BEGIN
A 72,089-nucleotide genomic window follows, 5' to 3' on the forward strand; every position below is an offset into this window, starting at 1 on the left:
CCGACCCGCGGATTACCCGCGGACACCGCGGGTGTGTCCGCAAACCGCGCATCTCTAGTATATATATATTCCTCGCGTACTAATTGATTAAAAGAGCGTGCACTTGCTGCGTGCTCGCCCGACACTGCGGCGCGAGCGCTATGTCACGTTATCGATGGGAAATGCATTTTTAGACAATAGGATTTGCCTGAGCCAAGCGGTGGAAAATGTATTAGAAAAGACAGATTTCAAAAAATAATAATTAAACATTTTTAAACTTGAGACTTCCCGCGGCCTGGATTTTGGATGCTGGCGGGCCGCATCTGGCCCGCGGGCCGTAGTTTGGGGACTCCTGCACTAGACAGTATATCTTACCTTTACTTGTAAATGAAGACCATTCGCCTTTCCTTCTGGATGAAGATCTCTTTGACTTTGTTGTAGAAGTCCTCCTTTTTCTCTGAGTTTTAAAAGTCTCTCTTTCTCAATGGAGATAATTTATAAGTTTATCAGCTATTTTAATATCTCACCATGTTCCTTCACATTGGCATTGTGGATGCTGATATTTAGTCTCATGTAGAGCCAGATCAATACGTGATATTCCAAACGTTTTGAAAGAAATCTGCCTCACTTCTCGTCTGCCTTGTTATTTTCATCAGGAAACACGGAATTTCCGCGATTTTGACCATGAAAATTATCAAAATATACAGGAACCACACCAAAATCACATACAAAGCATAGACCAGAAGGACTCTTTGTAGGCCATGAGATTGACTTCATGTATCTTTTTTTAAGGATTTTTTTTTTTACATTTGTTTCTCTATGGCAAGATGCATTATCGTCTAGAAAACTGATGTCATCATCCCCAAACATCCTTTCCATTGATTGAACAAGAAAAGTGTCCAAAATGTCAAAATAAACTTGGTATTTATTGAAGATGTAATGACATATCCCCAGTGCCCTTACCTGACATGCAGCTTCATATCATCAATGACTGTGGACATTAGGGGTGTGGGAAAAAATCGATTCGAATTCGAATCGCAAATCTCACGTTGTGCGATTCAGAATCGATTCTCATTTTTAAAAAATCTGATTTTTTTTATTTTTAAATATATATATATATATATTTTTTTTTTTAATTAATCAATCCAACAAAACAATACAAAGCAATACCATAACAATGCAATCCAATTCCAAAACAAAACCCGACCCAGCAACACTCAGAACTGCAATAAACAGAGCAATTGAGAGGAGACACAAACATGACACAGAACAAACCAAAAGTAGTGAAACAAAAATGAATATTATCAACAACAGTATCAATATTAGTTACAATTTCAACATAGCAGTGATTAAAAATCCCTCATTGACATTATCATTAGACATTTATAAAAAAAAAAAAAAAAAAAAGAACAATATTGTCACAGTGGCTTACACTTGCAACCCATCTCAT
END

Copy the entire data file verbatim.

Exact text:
A 72,089-nucleotide genomic window follows, 5' to 3' on the forward strand; every position below is an offset into this window, starting at 1 on the left:
CCGACCCGCGGATTACCCGCGGACACCGCGGGTGTGTCCGCAAACCGCGCATCTCTAGTATATATATATTCCTCGCGTACTAATTGATTAAAAGAGCGTGCACTTGCTGCGTGCTCGCCCGACACTGCGGCGCGAGCGCTATGTCACGTTATCGATGGGAAATGCATTTTTAGACAATAGGATTTGCCTGAGCCAAGCGGTGGAAAATGTATTAGAAAAGACAGATTTCAAAAAATAATAATTAAACATTTTTAAACTTGAGACTTCCCGCGGCCTGGATTTTGGATGCTGGCGGGCCGCATCTGGCCCGCGGGCCGTAGTTTGGGGACTCCTGCACTAGACAGTATATCTTACCTTTACTTGTAAATGAAGACCATTCGCCTTTCCTTCTGGATGAAGATCTCTTTGACTTTGTTGTAGAAGTCCTCCTTTTTCTCTGAGTTTTAAAAGTCTCTCTTTCTCAATGGAGATAATTTATAAGTTTATCAGCTATTTTAATATCTCACCATGTTCCTTCACATTGGCATTGTGGATGCTGATATTTAGTCTCATGTAGAGCCAGATCAATACGTGATATTCCAAACGTTTTGAAAGAAATCTGCCTCACTTCTCGTCTGCCTTGTTATTTTCATCAGGAAACACGGAATTTCCGCGATTTTGACCATGAAAATTATCAAAATATACAGGAACCACACCAAAATCACATACAAAGCATAGACCAGAAGGACTCTTTGTAGGCCATGAGATTGACTTCATGTATCTTTTTTTAAGGATTTTTTTTTTTACATTTGTTTCTCTATGGCAAGATGCATTATCGTCTAGAAAACTGATGTCATCATCCCCAAACATCCTTTCCATTGATTGAACAAGAAAAGTGTCCAAAATGTCAAAATAAACTTGGTATTTATTGAAGATGTAATGACATATCCCCAGTGCCCTTACCTGACATGCAGCTTCATATCATCAATGACTGTGGACATTAGGGGTGTGGGAAAAAATCGATTCGAATTCGAATCGCAAATCTCACGTTGTGCGATTCAGAATCGATTCTCATTTTTAAAAAATCTGATTTTTTTTATTTTTAAATATATATATATATATATTTTTTTTTTTAATTAATCAATCCAACAAAACAATACAAAGCAATACCATAACAATGCAATCCAATTCCAAAACAAAACCCGACCCAGCAACACTCAGAACTGCAATAAACAGAGCAATTGAGAGGAGACACAAACATGACACAGAACAAACCAAAAGTAGTGAAACAAAAATGAATATTATCAACAACAGTATCAATATTAGTTACAATTTCAACATAGCAGTGATTAAAAATCCCTCATTGACATTATCATTAGACATTTATAAAAAAAAAAAAAAAAAAAAGAACAATATTGTCACAGTGGCTTACACTTGCAACCCATCTCAT